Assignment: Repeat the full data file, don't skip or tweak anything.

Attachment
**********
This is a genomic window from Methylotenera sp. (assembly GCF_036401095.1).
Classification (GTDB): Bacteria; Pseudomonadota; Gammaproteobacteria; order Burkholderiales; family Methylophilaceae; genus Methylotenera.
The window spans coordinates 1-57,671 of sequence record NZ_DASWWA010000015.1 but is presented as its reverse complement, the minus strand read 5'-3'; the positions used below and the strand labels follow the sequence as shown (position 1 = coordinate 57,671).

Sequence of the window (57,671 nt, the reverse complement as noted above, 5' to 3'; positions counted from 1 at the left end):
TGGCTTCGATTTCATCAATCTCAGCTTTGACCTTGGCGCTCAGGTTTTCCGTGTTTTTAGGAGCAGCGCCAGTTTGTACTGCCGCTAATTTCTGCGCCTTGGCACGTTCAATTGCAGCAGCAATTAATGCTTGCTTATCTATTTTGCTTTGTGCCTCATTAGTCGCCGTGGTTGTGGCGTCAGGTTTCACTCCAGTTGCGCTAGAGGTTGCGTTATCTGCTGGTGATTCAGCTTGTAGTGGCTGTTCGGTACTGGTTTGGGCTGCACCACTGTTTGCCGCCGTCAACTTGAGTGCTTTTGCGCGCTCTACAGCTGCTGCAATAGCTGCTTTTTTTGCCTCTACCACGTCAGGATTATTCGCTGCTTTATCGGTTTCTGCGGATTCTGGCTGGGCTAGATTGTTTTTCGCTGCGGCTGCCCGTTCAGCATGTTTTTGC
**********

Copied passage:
This is a genomic window from Methylotenera sp. (assembly GCF_036401095.1).
Classification (GTDB): Bacteria; Pseudomonadota; Gammaproteobacteria; order Burkholderiales; family Methylophilaceae; genus Methylotenera.
The window spans coordinates 1-57,671 of sequence record NZ_DASWWA010000015.1 but is presented as its reverse complement, the minus strand read 5'-3'; the positions used below and the strand labels follow the sequence as shown (position 1 = coordinate 57,671).

Sequence of the window (57,671 nt, the reverse complement as noted above, 5' to 3'; positions counted from 1 at the left end):
TGGCTTCGATTTCATCAATCTCAGCTTTGACCTTGGCGCTCAGGTTTTCCGTGTTTTTAGGAGCAGCGCCAGTTTGTACTGCCGCTAATTTCTGCGCCTTGGCACGTTCAATTGCAGCAGCAATTAATGCTTGCTTATCTATTTTGCTTTGTGCCTCATTAGTCGCCGTGGTTGTGGCGTCAGGTTTCACTCCAGTTGCGCTAGAGGTTGCGTTATCTGCTGGTGATTCAGCTTGTAGTGGCTGTTCGGTACTGGTTTGGGCTGCACCACTGTTTGCCGCCGTCAACTTGAGTGCTTTTGCGCGCTCTACAGCTGCTGCAATAGCTGCTTTTTTTGCCTCTACCACGTCAGGATTATTCGCTGCTTTATCGGTTTCTGCGGATTCTGGCTGGGCTAGATTGTTTTTCGCTGCGGCTGCCCGTTCAGCATGTTTTTGC